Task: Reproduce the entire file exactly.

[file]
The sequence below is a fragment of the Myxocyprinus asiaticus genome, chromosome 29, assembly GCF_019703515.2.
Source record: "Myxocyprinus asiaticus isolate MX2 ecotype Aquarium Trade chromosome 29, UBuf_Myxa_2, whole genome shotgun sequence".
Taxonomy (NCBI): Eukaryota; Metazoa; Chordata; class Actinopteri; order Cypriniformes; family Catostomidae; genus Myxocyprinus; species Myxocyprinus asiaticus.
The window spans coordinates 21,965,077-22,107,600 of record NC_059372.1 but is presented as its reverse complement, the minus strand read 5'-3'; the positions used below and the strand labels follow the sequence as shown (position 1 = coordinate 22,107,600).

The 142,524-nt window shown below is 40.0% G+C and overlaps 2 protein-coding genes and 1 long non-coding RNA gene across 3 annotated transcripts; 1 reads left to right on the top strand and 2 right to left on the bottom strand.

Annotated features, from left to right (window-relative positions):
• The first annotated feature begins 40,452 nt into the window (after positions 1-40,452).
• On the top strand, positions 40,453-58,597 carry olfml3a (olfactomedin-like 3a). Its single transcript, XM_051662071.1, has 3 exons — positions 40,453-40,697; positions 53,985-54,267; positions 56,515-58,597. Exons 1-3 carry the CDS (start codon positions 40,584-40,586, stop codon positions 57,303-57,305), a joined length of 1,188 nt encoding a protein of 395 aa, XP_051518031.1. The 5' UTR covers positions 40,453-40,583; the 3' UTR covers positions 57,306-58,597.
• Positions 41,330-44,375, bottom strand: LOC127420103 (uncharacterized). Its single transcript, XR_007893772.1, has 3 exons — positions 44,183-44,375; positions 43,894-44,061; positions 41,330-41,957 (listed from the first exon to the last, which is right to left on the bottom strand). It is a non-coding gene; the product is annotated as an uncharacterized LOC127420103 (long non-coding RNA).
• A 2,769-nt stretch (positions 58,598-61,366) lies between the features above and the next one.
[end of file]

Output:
The sequence below is a fragment of the Myxocyprinus asiaticus genome, chromosome 29, assembly GCF_019703515.2.
Source record: "Myxocyprinus asiaticus isolate MX2 ecotype Aquarium Trade chromosome 29, UBuf_Myxa_2, whole genome shotgun sequence".
Taxonomy (NCBI): Eukaryota; Metazoa; Chordata; class Actinopteri; order Cypriniformes; family Catostomidae; genus Myxocyprinus; species Myxocyprinus asiaticus.
The window spans coordinates 21,965,077-22,107,600 of record NC_059372.1 but is presented as its reverse complement, the minus strand read 5'-3'; the positions used below and the strand labels follow the sequence as shown (position 1 = coordinate 22,107,600).

The 142,524-nt window shown below is 40.0% G+C and overlaps 2 protein-coding genes and 1 long non-coding RNA gene across 3 annotated transcripts; 1 reads left to right on the top strand and 2 right to left on the bottom strand.

Annotated features, from left to right (window-relative positions):
• The first annotated feature begins 40,452 nt into the window (after positions 1-40,452).
• On the top strand, positions 40,453-58,597 carry olfml3a (olfactomedin-like 3a). Its single transcript, XM_051662071.1, has 3 exons — positions 40,453-40,697; positions 53,985-54,267; positions 56,515-58,597. Exons 1-3 carry the CDS (start codon positions 40,584-40,586, stop codon positions 57,303-57,305), a joined length of 1,188 nt encoding a protein of 395 aa, XP_051518031.1. The 5' UTR covers positions 40,453-40,583; the 3' UTR covers positions 57,306-58,597.
• Positions 41,330-44,375, bottom strand: LOC127420103 (uncharacterized). Its single transcript, XR_007893772.1, has 3 exons — positions 44,183-44,375; positions 43,894-44,061; positions 41,330-41,957 (listed from the first exon to the last, which is right to left on the bottom strand). It is a non-coding gene; the product is annotated as an uncharacterized LOC127420103 (long non-coding RNA).
• A 2,769-nt stretch (positions 58,598-61,366) lies between the features above and the next one.